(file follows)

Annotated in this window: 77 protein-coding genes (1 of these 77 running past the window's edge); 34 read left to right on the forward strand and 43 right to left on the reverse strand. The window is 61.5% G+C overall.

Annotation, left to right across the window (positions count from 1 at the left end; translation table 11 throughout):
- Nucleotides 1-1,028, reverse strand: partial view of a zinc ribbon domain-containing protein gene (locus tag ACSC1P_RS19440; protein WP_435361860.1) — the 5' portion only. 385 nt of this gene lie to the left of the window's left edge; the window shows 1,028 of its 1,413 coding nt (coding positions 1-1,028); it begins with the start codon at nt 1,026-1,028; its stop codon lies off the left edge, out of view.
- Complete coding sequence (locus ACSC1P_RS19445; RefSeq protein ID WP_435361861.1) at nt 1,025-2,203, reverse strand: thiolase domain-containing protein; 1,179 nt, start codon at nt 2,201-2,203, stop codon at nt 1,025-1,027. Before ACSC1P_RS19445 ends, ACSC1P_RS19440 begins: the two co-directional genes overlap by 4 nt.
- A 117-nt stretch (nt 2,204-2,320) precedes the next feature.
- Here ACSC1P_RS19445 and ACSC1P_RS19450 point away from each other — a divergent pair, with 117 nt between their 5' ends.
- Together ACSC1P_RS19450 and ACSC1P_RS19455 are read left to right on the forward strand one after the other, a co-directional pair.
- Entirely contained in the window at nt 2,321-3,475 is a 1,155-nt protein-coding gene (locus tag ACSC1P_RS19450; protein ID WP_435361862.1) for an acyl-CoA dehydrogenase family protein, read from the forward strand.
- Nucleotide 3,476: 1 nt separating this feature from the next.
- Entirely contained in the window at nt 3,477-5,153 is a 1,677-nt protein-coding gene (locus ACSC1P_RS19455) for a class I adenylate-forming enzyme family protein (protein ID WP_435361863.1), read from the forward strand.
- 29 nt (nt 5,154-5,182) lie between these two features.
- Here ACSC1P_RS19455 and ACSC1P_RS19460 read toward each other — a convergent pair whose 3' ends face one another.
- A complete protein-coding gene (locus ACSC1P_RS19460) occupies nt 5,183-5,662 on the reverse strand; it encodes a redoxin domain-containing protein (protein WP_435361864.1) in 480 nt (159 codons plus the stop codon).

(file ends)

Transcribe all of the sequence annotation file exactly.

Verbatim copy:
Annotated in this window: 77 protein-coding genes (1 of these 77 running past the window's edge); 34 read left to right on the forward strand and 43 right to left on the reverse strand. The window is 61.5% G+C overall.

Annotation, left to right across the window (positions count from 1 at the left end; translation table 11 throughout):
- Nucleotides 1-1,028, reverse strand: partial view of a zinc ribbon domain-containing protein gene (locus tag ACSC1P_RS19440; protein WP_435361860.1) — the 5' portion only. 385 nt of this gene lie to the left of the window's left edge; the window shows 1,028 of its 1,413 coding nt (coding positions 1-1,028); it begins with the start codon at nt 1,026-1,028; its stop codon lies off the left edge, out of view.
- Complete coding sequence (locus ACSC1P_RS19445; RefSeq protein ID WP_435361861.1) at nt 1,025-2,203, reverse strand: thiolase domain-containing protein; 1,179 nt, start codon at nt 2,201-2,203, stop codon at nt 1,025-1,027. Before ACSC1P_RS19445 ends, ACSC1P_RS19440 begins: the two co-directional genes overlap by 4 nt.
- A 117-nt stretch (nt 2,204-2,320) precedes the next feature.
- Here ACSC1P_RS19445 and ACSC1P_RS19450 point away from each other — a divergent pair, with 117 nt between their 5' ends.
- Together ACSC1P_RS19450 and ACSC1P_RS19455 are read left to right on the forward strand one after the other, a co-directional pair.
- Entirely contained in the window at nt 2,321-3,475 is a 1,155-nt protein-coding gene (locus tag ACSC1P_RS19450; protein ID WP_435361862.1) for an acyl-CoA dehydrogenase family protein, read from the forward strand.
- Nucleotide 3,476: 1 nt separating this feature from the next.
- Entirely contained in the window at nt 3,477-5,153 is a 1,677-nt protein-coding gene (locus ACSC1P_RS19455) for a class I adenylate-forming enzyme family protein (protein ID WP_435361863.1), read from the forward strand.
- 29 nt (nt 5,154-5,182) lie between these two features.
- Here ACSC1P_RS19455 and ACSC1P_RS19460 read toward each other — a convergent pair whose 3' ends face one another.
- A complete protein-coding gene (locus ACSC1P_RS19460) occupies nt 5,183-5,662 on the reverse strand; it encodes a redoxin domain-containing protein (protein WP_435361864.1) in 480 nt (159 codons plus the stop codon).